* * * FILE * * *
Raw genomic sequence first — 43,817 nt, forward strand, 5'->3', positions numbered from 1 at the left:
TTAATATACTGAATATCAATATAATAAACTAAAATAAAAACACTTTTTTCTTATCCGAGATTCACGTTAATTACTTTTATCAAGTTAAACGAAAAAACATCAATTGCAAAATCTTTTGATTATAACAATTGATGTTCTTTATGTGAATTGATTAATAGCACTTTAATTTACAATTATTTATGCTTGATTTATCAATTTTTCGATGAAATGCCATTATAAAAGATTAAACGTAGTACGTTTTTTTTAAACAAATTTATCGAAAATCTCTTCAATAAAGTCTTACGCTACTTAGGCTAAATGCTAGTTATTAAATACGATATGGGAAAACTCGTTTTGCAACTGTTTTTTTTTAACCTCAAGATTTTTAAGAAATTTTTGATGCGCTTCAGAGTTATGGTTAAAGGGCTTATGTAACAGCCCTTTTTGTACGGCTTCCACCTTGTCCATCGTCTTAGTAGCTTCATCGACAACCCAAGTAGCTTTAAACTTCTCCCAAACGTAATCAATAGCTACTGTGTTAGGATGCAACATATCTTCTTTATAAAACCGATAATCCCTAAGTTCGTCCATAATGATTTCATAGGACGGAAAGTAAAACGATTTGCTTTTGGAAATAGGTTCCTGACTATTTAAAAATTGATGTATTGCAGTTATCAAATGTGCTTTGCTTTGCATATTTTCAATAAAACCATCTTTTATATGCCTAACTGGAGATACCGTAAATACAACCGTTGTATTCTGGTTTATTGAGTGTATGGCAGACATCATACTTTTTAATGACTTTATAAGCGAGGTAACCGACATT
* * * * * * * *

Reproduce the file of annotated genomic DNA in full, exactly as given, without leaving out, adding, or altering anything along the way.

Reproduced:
Raw genomic sequence first — 43,817 nt, forward strand, 5'->3', positions numbered from 1 at the left:
TTAATATACTGAATATCAATATAATAAACTAAAATAAAAACACTTTTTTCTTATCCGAGATTCACGTTAATTACTTTTATCAAGTTAAACGAAAAAACATCAATTGCAAAATCTTTTGATTATAACAATTGATGTTCTTTATGTGAATTGATTAATAGCACTTTAATTTACAATTATTTATGCTTGATTTATCAATTTTTCGATGAAATGCCATTATAAAAGATTAAACGTAGTACGTTTTTTTTAAACAAATTTATCGAAAATCTCTTCAATAAAGTCTTACGCTACTTAGGCTAAATGCTAGTTATTAAATACGATATGGGAAAACTCGTTTTGCAACTGTTTTTTTTTAACCTCAAGATTTTTAAGAAATTTTTGATGCGCTTCAGAGTTATGGTTAAAGGGCTTATGTAACAGCCCTTTTTGTACGGCTTCCACCTTGTCCATCGTCTTAGTAGCTTCATCGACAACCCAAGTAGCTTTAAACTTCTCCCAAACGTAATCAATAGCTACTGTGTTAGGATGCAACATATCTTCTTTATAAAACCGATAATCCCTAAGTTCGTCCATAATGATTTCATAGGACGGAAAGTAAAACGATTTGCTTTTGGAAATAGGTTCCTGACTATTTAAAAATTGATGTATTGCAGTTATCAAATGTGCTTTGCTTTGCATATTTTCAATAAAACCATCTTTTATATGCCTAACTGGAGATACCGTAAATACAACCGTTGTATTCTGGTTTATTGAGTGTATGGCAGACATCATACTTTTTAATGACTTTATAAGCGAGGTAACCGACATT